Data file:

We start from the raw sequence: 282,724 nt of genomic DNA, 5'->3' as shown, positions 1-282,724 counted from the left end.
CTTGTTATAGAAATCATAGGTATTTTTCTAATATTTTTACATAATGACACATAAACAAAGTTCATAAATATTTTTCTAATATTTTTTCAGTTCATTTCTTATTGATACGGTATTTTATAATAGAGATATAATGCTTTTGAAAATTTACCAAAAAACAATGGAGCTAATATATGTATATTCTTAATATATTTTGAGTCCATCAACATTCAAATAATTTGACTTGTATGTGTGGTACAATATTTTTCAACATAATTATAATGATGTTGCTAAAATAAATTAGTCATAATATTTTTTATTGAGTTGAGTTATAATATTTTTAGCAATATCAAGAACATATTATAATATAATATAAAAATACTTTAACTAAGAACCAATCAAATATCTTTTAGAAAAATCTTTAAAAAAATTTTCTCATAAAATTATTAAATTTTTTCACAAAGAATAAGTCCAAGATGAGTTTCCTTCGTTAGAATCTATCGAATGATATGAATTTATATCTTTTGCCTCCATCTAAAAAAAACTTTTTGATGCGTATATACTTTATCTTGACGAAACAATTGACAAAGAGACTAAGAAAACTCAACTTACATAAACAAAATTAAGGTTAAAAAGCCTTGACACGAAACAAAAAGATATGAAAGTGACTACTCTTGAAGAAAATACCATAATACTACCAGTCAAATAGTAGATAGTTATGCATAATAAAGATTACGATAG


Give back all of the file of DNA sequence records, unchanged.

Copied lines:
We start from the raw sequence: 282,724 nt of genomic DNA, 5'->3' as shown, positions 1-282,724 counted from the left end.
CTTGTTATAGAAATCATAGGTATTTTTCTAATATTTTTACATAATGACACATAAACAAAGTTCATAAATATTTTTCTAATATTTTTTCAGTTCATTTCTTATTGATACGGTATTTTATAATAGAGATATAATGCTTTTGAAAATTTACCAAAAAACAATGGAGCTAATATATGTATATTCTTAATATATTTTGAGTCCATCAACATTCAAATAATTTGACTTGTATGTGTGGTACAATATTTTTCAACATAATTATAATGATGTTGCTAAAATAAATTAGTCATAATATTTTTTATTGAGTTGAGTTATAATATTTTTAGCAATATCAAGAACATATTATAATATAATATAAAAATACTTTAACTAAGAACCAATCAAATATCTTTTAGAAAAATCTTTAAAAAAATTTTCTCATAAAATTATTAAATTTTTTCACAAAGAATAAGTCCAAGATGAGTTTCCTTCGTTAGAATCTATCGAATGATATGAATTTATATCTTTTGCCTCCATCTAAAAAAAACTTTTTGATGCGTATATACTTTATCTTGACGAAACAATTGACAAAGAGACTAAGAAAACTCAACTTACATAAACAAAATTAAGGTTAAAAAGCCTTGACACGAAACAAAAAGATATGAAAGTGACTACTCTTGAAGAAAATACCATAATACTACCAGTCAAATAGTAGATAGTTATGCATAATAAAGATTACGATAG